- Acheron and Simi: I almost didn’t put this friendship on the list but in the end couldn’t find a better one to take its place. My hesitation came from this feels more like a parent/child relationship than a friendship not that parents can’t be friends with their children but it does give a different feel to the relationship than a platonic non-relative one. But like I said I couldn’t find one I liked more and decided to include Acheron and Simi.
This week’s list was more challenging than I expected. Being that I read a lot of romance the friendship bonds tend to have that romantic element that disqualified them from this week’s list. What great book friendships made it on to your list? Share in the comments!
Welcome to another contribution to the weekly blog meme hosted by The Broke and The bookish. This week they ask us to share 10 books about friendship. I’m going to try, but I don’t think I will be able to come up with 10 books. I tend to read romances, be them paranormal, urban, contemporary and then there are the dystopian which sometimes have strong friendships, but the ones I tend to pick are one character out to change society. Perhaps this explains my lack of real life friendships, I’m not reading about good examples. So here we go I am going to scour my Goodread read list and fingers crossed I can come up with 10…
Top Ten Books I’ve read about or have strong friendships.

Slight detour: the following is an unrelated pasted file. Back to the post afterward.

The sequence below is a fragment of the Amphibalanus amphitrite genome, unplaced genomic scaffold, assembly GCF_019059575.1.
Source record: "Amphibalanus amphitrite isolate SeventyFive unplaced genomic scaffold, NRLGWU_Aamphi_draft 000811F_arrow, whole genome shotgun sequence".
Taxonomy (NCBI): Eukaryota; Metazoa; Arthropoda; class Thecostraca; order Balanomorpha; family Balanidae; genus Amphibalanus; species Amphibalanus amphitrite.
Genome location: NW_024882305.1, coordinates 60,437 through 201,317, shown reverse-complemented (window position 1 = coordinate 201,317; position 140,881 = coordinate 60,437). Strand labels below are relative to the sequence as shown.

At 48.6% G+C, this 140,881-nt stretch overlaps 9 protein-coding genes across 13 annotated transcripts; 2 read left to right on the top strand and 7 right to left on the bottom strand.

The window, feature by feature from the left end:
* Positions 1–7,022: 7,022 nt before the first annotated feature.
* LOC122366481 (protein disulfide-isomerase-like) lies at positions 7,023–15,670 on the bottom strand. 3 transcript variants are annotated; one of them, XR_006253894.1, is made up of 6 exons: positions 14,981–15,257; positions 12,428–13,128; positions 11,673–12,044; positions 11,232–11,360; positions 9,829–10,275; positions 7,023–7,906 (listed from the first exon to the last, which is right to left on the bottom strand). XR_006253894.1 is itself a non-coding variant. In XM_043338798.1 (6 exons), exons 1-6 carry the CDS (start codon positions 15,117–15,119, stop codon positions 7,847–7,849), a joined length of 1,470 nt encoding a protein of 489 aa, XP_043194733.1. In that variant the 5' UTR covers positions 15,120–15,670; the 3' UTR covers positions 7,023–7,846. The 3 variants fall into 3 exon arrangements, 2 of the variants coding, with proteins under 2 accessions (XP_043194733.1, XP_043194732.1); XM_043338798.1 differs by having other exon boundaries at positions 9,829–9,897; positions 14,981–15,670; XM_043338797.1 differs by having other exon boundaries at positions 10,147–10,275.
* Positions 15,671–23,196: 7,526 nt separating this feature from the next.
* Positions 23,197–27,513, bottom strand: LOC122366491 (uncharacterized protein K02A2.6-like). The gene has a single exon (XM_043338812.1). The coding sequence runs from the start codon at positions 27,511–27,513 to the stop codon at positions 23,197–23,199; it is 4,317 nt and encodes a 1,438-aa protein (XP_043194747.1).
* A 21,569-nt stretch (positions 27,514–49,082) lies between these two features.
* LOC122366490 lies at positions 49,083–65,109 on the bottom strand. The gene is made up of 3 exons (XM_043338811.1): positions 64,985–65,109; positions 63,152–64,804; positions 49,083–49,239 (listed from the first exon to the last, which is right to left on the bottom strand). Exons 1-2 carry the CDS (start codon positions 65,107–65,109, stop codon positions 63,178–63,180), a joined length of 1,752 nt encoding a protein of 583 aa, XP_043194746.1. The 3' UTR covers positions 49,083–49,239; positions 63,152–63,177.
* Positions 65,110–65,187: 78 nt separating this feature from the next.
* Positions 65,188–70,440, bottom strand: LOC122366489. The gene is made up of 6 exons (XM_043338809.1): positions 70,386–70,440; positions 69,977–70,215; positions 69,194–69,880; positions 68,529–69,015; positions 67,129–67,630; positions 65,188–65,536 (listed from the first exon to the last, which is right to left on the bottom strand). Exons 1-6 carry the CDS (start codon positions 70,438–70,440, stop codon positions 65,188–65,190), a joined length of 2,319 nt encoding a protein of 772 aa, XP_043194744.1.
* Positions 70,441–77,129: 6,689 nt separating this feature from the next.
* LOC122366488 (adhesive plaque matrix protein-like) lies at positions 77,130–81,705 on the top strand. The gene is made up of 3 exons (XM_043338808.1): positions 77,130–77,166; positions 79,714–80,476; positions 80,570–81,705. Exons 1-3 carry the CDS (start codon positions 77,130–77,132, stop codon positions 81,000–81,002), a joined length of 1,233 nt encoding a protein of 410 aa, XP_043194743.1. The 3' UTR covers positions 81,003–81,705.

- Book one in The Dark Tower series is mainly about The Gunslinger character, but in book two Roland is joined by three companions that will join him on much of his journey to find the dark tower.
- Sure this is a romance, but the lead character has a great group of girlfriends that have her back throughout this four book series.
- Each book in this series features another character from this close-knit group of heroes. It is a great example of people coming together and forming a family.
- I see that this book/series has made several lists today, so why not mine too. Three friends a fight of good over evil to stop he-who-must-not-be-named.
- This is a fun YA series that features Nick and his awkward group of misfits that are constantly finding themselves in the center of trouble.
- Great series that is ending soon. At the heart of each book is Rachel, Ivy and Jenks as they often come together to get Rachel’s butt out of what ever trouble it is currently in.
- Saw this on several lists too. Good JF series, read it a while ago, but has a similar feel to Harry Potter but not quite as good.
- This series has at its heart a group of rebels that are there for each other and fight for the greater good. Think Star Wars crossed with Robin Hood with a dash of Star Trek thrown in.
- Each book in the series features a different Brother in this group of strong alpha males who are out to protect the human and vampire communities from lessors.
- And to end it one NF book about a woman’s search to find friendship.
Can’t believe I made it to ten! Sorry I didn’t comment more on the selections but I am running up against the clock which is telling me I need to get ready for work pretty darn soon. I look forward to seeing the titles you all select, maybe I can expand my horizons a little and find some good examples of friendship to learn from.